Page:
"Maybe we could muster a week-long workshop on interpersonal miscommunication."

I think of myself as a solid journeyman communicator, certainly not a master. I've studiously avoided delving too awfully deeply into any of the many linguistic theories and practices. Neuro-Linguistic Programming gives me the creeps. Noam Chomsky reliably puts me to sleep. Formal grammar simply seems beyond me. I navigate language employing a mostly-reliable felt sense. I generally manage to make myself understood. I'm quick with words, skilled as producing the encapsulating phrase, and, though a lousy speller, a half-way decent writer. I still surprise myself, though, when rediscovering the first principle of communication, that it's often the illusion that it's occurred. I'm perfectly capable of flowing along convinced that I'm on the same page before shockingly catching on that I'm not even in the same library as my counterpart. I'm growing toward accepting these disconnects as imperfectly normal, though they still shock me every time.

I learned last night that The Muse will be heading out to attend a week-long workshop in New Orleans on Monday morning.
I'd known she was heading to 'Nawlins, and thought that she was attending another of those 'workshops' she attends for work. These work workshops hardly qualify as workshops to my mind, consisting as they tend to of people stacked up rather like cordwood in anonymous hotel conference rooms mesmerizing each other with poorly-fashioned PowerPoint® slideshows. She's organized a few that genuinely break this stultifying model and actually accomplish something, but the default setting for lab-sponsored 'workshops' scrupulously avoids including any sort of workshop which might encourage anyone to face-to-face or (shudder!) one-on-one learn anything from anyone else, the sort of activities which constitute a genuine workshop. The lab's version might more properly be referred to as briefings, except they are hardly brief. Attendees leave these gatherings exhausted from days spent immersed in a context that seems especially designed to prevent genuine communication from ever happening. If it wasn't for breaks, breakfasts, lunches, and suppertimes, little could transpire there.

This workshop The Muse will attend, though, will be completely different from the sort The Lab convenes. She has no real idea how this one will be organized, other than the certainty that it will most certainly be almost, if not completely, unlike any workshop The Lab would ever sanction. I suspect that it will be one of those full immersion jobs, one simultaneously employing all five senses and satisfy a multitude of learning styles and preferences. It will quite likely feature music and dancing, storytelling and even singing, modes altogether too touchy-feelie for any Lab-sponsored event. Full-on kinetic communication seems likely to occur, and deep, unshakable learning result. The Muse will doubtless thrive there and return renewed and recharged. I faintly remember her mentioning this workshop as a distant abstraction, even asking if I might be interested in attending, but it seemed like an unnecessary complication to me. I don't think of myself as a workshop attending sort of person. I tend to get in trouble when I attend workshops because I'm a noisy learner.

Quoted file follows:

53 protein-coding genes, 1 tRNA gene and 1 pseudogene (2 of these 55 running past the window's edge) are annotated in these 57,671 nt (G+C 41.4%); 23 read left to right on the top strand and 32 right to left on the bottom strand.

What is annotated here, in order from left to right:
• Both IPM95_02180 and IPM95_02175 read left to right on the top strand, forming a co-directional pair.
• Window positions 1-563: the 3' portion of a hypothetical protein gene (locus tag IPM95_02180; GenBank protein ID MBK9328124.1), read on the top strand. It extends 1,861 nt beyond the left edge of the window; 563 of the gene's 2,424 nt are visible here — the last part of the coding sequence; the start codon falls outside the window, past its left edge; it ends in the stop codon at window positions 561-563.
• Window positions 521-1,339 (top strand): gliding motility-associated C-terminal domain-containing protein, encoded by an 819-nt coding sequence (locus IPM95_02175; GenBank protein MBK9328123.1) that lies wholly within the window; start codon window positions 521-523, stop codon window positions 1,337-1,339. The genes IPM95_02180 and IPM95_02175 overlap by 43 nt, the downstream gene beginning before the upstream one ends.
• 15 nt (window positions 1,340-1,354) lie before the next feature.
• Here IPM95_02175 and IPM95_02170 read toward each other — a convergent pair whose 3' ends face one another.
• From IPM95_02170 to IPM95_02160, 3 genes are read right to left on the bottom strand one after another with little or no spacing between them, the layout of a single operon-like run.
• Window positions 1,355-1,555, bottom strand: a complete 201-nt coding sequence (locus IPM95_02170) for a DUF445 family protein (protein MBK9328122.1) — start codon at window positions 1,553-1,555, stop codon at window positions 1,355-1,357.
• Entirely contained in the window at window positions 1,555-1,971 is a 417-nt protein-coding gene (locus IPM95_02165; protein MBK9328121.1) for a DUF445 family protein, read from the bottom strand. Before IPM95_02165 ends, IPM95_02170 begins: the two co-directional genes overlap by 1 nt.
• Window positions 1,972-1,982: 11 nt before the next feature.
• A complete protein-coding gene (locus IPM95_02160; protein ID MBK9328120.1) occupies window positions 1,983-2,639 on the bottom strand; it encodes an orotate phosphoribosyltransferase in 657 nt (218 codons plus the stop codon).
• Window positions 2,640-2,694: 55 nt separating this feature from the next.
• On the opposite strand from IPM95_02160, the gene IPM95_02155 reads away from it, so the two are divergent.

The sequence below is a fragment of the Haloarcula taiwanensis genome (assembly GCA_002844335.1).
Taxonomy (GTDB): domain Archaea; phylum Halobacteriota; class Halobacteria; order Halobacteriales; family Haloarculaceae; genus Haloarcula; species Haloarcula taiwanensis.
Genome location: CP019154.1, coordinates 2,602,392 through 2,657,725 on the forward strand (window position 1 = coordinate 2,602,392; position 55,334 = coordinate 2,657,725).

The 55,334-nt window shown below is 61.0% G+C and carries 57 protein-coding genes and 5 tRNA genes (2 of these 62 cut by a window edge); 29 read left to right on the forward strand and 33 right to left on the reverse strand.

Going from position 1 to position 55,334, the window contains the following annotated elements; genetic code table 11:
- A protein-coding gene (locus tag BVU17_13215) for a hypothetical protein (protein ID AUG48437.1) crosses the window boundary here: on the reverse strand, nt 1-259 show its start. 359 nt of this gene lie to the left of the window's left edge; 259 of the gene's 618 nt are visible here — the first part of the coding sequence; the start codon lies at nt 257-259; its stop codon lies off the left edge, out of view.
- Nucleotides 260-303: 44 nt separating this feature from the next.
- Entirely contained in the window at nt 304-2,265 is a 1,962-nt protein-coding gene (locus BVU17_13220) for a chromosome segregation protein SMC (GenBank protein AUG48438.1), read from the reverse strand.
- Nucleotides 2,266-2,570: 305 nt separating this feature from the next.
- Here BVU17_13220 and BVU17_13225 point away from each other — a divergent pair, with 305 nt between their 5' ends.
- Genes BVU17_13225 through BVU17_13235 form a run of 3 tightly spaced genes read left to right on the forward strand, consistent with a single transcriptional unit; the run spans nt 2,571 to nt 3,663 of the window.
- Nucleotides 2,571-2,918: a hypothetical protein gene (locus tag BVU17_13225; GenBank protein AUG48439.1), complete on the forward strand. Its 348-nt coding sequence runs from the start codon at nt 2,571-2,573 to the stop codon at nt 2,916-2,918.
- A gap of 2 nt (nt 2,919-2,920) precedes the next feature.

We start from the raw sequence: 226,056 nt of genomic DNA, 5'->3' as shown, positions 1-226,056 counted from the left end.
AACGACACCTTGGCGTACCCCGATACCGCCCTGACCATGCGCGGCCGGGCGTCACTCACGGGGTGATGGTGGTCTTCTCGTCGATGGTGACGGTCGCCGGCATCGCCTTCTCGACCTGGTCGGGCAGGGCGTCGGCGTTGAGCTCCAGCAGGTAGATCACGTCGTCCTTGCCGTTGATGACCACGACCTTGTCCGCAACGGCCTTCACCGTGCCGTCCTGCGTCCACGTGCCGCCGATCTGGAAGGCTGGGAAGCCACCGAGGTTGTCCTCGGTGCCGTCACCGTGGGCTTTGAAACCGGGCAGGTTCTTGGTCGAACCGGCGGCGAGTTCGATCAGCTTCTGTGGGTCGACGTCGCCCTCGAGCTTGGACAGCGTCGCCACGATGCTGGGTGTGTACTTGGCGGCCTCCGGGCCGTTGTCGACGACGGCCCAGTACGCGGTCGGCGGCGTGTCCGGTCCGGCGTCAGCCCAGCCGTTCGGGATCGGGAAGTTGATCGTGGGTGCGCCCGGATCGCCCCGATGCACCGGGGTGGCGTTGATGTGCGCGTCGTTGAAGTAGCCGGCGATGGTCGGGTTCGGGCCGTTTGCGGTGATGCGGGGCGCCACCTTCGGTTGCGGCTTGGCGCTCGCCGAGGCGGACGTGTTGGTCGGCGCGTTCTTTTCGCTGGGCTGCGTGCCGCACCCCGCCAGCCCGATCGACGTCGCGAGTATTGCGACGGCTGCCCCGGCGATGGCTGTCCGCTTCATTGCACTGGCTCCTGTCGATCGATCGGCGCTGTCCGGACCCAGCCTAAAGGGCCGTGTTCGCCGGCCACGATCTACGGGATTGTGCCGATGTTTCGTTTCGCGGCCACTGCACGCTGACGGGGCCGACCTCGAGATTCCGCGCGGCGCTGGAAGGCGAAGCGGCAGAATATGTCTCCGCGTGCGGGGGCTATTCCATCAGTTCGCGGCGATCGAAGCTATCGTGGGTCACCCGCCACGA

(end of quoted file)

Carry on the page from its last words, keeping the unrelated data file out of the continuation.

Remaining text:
I was sort of shocked to learn just last night that The Muse had booked her attendance at this workshop. It's fine with me that she's going, and I had no clue, that first principle of communication stepping into our sphere again, the illusion that it's occurred. She apologized a couple of times, insisting that she hadn't intended to keep me out of the loop. I apologized in return, figuring that being the journeyman communicator that I am, I'm fully capable of hearing without registering some quantity of the information she attempts to share with me. Much of what we share seems deeply encoded, in a dialect only we share, and I sometimes leave my secret decoder ring in my other pants. Whatever the cause, we apparently carried on a weeks-long illusory communication about this workshop. I felt a little left out.

I'd been wondering why she hadn't suggested that I tag along to Nawlins with her, as I have before for her work 'workshops'. I imagined myself writing in the back of some sleezy bar and dining on some patio terrace, even jumping on one of those funky trams for a ride out to the Garden District, but she'd never suggested me tagging along. I'm not much for travel anymore, preferring to avoid airports and anonymous hotel rooms, so I didn't push and she, curiously, didn't shove. In retrospect, the communication gap seems as though it should have been obvious to both of us, certainly wide and deep enough to contain all neither of us said about its now obvious presence. So it goes sometimes. I have no handy advice about how anyone might avoid this sort of tacit miscommunication, other than to expect it sometimes and accept it as part of the cosmic joke language loves to play on innocent communicators. Maybe we could muster a week-long workshop on interpersonal miscommunication.

©2018 by David A. Schmaltz - all rights reserved

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